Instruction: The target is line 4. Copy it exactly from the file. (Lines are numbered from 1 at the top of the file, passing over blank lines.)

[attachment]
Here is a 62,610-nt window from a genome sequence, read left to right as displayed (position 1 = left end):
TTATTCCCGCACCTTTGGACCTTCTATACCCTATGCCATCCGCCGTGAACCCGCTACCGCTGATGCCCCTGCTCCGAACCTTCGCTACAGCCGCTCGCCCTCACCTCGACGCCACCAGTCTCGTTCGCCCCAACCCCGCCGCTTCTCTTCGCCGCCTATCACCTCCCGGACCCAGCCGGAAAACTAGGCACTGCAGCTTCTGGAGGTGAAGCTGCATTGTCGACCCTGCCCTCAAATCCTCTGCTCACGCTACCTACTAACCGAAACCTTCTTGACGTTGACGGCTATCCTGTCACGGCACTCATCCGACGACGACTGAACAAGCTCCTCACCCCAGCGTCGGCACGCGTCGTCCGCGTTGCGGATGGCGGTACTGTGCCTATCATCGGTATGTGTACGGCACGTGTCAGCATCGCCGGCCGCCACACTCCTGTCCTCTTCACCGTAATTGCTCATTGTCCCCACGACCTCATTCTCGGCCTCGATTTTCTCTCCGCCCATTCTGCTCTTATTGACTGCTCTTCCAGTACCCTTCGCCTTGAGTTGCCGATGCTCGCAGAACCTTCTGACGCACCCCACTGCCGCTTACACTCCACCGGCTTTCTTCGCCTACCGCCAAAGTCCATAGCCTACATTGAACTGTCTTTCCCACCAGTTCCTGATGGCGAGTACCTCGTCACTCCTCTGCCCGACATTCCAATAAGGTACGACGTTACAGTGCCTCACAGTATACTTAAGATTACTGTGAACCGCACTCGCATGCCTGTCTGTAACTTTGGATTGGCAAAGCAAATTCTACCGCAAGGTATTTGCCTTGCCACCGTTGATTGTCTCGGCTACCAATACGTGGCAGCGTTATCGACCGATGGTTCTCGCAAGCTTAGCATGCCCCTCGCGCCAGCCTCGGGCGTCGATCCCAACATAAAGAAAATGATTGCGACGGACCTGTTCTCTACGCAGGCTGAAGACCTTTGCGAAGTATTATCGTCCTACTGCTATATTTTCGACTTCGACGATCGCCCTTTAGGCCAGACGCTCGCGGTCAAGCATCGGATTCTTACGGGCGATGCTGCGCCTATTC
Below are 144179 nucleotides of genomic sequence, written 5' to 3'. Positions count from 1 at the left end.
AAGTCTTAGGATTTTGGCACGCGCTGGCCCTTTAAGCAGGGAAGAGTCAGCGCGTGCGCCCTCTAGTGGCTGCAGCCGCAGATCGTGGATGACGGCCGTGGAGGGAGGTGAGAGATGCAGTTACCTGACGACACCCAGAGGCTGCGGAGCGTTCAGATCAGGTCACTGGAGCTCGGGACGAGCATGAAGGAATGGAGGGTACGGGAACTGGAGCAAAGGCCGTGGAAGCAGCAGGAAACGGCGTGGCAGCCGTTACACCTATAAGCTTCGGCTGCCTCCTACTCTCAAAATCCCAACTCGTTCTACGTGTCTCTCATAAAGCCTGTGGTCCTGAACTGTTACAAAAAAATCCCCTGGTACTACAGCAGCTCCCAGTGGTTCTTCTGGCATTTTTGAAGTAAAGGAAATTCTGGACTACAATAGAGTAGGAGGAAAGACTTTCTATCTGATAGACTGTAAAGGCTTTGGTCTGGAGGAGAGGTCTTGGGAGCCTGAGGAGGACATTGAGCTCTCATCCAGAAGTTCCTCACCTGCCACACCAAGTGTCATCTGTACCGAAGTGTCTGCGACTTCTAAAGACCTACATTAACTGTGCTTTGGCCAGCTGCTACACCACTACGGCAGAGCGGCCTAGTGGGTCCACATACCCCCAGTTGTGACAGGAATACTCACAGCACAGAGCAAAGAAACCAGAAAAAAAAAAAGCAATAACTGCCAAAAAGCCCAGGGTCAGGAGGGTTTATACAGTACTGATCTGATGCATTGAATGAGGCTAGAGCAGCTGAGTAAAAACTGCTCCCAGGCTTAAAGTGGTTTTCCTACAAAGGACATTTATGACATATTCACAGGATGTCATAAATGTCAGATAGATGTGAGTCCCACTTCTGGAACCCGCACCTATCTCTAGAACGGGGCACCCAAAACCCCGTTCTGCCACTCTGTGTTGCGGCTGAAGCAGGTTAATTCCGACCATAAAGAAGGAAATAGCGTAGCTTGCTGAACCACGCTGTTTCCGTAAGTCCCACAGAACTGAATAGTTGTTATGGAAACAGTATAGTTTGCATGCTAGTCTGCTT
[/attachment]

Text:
AAGTCTTAGGATTTTGGCACGCGCTGGCCCTTTAAGCAGGGAAGAGTCAGCGCGTGCGCCCTCTAGTGGCTGCAGCCGCAGATCGTGGATGACGGCCGTGGAGGGAGGTGAGAGATGCAGTTACCTGACGACACCCAGAGGCTGCGGAGCGTTCAGATCAGGTCACTGGAGCTCGGGACGAGCATGAAGGAATGGAGGGTACGGGAACTGGAGCAAAGGCCGTGGAAGCAGCAGGAAACGGCGTGGCAGCCGTTACACCTATAAGCTTCGGCTGCCTCCTACTCTCAAAATCCCAACTCGTTCTACGTGTCTCTCATAAAGCCTGTGGTCCTGAACTGTTACAAAAAAATCCCCTGGTACTACAGCAGCTCCCAGTGGTTCTTCTGGCATTTTTGAAGTAAAGGAAATTCTGGACTACAATAGAGTAGGAGGAAAGACTTTCTATCTGATAGACTGTAAAGGCTTTGGTCTGGAGGAGAGGTCTTGGGAGCCTGAGGAGGACATTGAGCTCTCATCCAGAAGTTCCTCACCTGCCACACCAAGTGTCATCTGTACCGAAGTGTCTGCGACTTCTAAAGACCTACATTAACTGTGCTTTGGCCAGCTGCTACACCACTACGGCAGAGCGGCCTAGTGGGTCCACATACCCCCAGTTGTGACAGGAATACTCACAGCACAGAGCAAAGAAACCAGAAAAAAAAAAAGCAATAACTGCCAAAAAGCCCAGGGTCAGGAGGGTTTATACAGTACTGATCTGATGCATTGAATGAGGCTAGAGCAGCTGAGTAAAAACTGCTCCCAGGCTTAAAGTGGTTTTCCTACAAAGGACATTTATGACATATTCACAGGATGTCATAAATGTCAGATAGATGTGAGTCCCACTTCTGGAACCCGCACCTATCTCTAGAACGGGGCACCCAAAACCCCGTTCTGCCACTCTGTGTTGCGGCTGAAGCAGGTTAATTCCGACCATAAAGAAGGAAATAGCGTAGCTTGCTGAACCACGCTGTTTCCGTAAGTCCCACAGAACTGAATAGTTGTTATGGAAACAGTATAGTTTGCATGCTAGTCTGCTT